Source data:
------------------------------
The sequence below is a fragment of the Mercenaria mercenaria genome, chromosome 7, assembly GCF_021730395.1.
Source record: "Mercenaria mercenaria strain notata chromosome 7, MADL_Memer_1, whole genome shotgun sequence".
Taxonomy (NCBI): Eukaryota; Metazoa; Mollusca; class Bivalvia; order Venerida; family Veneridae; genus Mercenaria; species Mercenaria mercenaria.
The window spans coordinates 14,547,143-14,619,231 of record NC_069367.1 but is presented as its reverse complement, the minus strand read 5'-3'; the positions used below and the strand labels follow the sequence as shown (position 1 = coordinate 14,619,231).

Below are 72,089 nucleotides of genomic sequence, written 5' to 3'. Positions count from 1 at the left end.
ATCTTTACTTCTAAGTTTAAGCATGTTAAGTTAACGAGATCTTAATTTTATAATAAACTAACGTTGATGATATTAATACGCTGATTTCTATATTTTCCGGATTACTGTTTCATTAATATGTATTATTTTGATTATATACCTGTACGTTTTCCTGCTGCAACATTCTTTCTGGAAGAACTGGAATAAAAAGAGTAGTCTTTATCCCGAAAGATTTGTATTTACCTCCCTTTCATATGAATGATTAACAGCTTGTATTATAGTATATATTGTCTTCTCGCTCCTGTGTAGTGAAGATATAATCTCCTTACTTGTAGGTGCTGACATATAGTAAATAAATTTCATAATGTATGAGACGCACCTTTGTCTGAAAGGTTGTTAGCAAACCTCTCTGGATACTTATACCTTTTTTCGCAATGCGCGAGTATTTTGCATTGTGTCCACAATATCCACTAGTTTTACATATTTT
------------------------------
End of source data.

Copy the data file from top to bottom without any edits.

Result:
The sequence below is a fragment of the Mercenaria mercenaria genome, chromosome 7, assembly GCF_021730395.1.
Source record: "Mercenaria mercenaria strain notata chromosome 7, MADL_Memer_1, whole genome shotgun sequence".
Taxonomy (NCBI): Eukaryota; Metazoa; Mollusca; class Bivalvia; order Venerida; family Veneridae; genus Mercenaria; species Mercenaria mercenaria.
The window spans coordinates 14,547,143-14,619,231 of record NC_069367.1 but is presented as its reverse complement, the minus strand read 5'-3'; the positions used below and the strand labels follow the sequence as shown (position 1 = coordinate 14,619,231).

Below are 72,089 nucleotides of genomic sequence, written 5' to 3'. Positions count from 1 at the left end.
ATCTTTACTTCTAAGTTTAAGCATGTTAAGTTAACGAGATCTTAATTTTATAATAAACTAACGTTGATGATATTAATACGCTGATTTCTATATTTTCCGGATTACTGTTTCATTAATATGTATTATTTTGATTATATACCTGTACGTTTTCCTGCTGCAACATTCTTTCTGGAAGAACTGGAATAAAAAGAGTAGTCTTTATCCCGAAAGATTTGTATTTACCTCCCTTTCATATGAATGATTAACAGCTTGTATTATAGTATATATTGTCTTCTCGCTCCTGTGTAGTGAAGATATAATCTCCTTACTTGTAGGTGCTGACATATAGTAAATAAATTTCATAATGTATGAGACGCACCTTTGTCTGAAAGGTTGTTAGCAAACCTCTCTGGATACTTATACCTTTTTTCGCAATGCGCGAGTATTTTGCATTGTGTCCACAATATCCACTAGTTTTACATATTTT